Aligning Target Operating Models with technology

Posted: 21st May 2024 Carl Arataki, Consultant

The housing sector is currently in an era of unprecedented challenges, with rising operating costs, surging demand and financial constraints. In response, we are seeing providers large and small alike across the UK and Ireland undertaking ambitious change initiatives. The goal? To not only address present challenges but also to fortify themselves for an increasingly uncertain future.

At the forefront of many associations’ agendas are two key objectives; implementing a new Target Operating Model (TOM) and utilising innovative technologies that provide genuine efficiencies and unlock greater potential within their organisations. But the question remains: which of these pieces should take priority and how do you align all these pieces within the puzzle?

In a perfect world, the sequence is straightforward; understand your current position, design a future model, and then implement supportive structures and technologies to empower its delivery. However, the realities of time constraints and resource limitations often necessitate a more pragmatic approach.

Altair’s Transformation and Change practice works with providers across the UK, Ireland and beyond to help unravel that very problem, and deliver genuine, impactful transformation. Drawing from our experience, we have identified some practical insights and tips for approaching TOM and technology programmes:

Consider the ‘why’: Before diving straight into transformation initiatives, invest time in understanding what you are trying to achieve and why. Whether it’s driving efficiency, operational improvements, or increased customer satisfaction, it is vital to set these goals out from the start. Clarity of objectives and establishing measurable outcomes to gauge success from the outset is paramount.

Understand the whole system: Recognise that systems, processes, people and operations do not sit in isolation, they stretch boundaries and interact with each other. Take a holistic view and recognise the full picture. Consider how a change in one area will impact others. This will further enable prioritisation of change programmes and help to understand any dependencies.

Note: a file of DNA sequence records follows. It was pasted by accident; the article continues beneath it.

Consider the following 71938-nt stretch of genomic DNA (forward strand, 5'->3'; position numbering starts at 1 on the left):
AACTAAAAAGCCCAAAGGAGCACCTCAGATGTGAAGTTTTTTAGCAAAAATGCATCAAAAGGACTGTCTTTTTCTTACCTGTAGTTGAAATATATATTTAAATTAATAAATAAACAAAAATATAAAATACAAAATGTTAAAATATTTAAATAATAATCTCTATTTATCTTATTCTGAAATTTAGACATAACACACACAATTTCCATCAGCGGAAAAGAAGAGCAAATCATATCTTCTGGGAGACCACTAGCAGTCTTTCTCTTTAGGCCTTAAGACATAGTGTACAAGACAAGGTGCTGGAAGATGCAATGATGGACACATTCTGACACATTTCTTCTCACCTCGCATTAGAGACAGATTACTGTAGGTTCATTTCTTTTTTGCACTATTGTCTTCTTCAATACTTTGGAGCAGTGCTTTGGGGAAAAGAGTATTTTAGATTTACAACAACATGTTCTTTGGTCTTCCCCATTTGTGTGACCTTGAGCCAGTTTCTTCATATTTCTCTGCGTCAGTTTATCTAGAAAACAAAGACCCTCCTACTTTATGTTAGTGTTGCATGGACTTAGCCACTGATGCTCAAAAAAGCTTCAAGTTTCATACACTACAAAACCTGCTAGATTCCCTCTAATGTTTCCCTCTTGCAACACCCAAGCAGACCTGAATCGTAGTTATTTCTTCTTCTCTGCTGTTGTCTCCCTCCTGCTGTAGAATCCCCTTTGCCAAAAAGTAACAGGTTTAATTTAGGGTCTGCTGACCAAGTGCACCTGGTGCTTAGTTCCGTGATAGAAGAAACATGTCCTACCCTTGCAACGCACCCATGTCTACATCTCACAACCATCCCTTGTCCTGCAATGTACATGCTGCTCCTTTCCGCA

Adopt a programmatic approach: Resist the temptation of fragmented or haphazard change. Instead, consider taking a systematic, programmatic approach. Understand the scale and priority of change required and develop coordinated solutions as part of a comprehensive transformation program. This ensures effective, phased and coordinated implementation, without overwhelming the organisation.

Establish a baseline: Before considering major transformation, first answer the question ‘where are we now?’. A clear understanding of existing processes and structures will provide the best possible foundation for building successful change implementation and minimises the risk of implementing a solution that does not resolve the problem.

Let the TOM lead the technology: It is easy to fall into the trap of trying to design future operations around existing or new system capabilities, missing the opportunity for meaningful transformation. Yes, a TOM should be designed with technology capabilities in mind, but this should not hinder the vision. The TOM and its targeted benefits should drive the technology, and not the other way around

It’s not just about process: While process design is a crucial step in any operational transformation, it is important to align this with broader organisational elements such as structures, roles, and culture. An integrated approach fosters sustainable change by addressing not just what needs to change, but also how it will be executed.

Working together, Target Operating Models and technology play a key role in achieving success. By embracing a strategic, holistic approach and leveraging insights from experienced practitioners, organisations can take on challenges with confidence, positioning themselves for a resilient and adaptive future.

To find out more about Altair’s Transformation and Change practice and their Target Operating Model services, contact Matt McCormack Evans.

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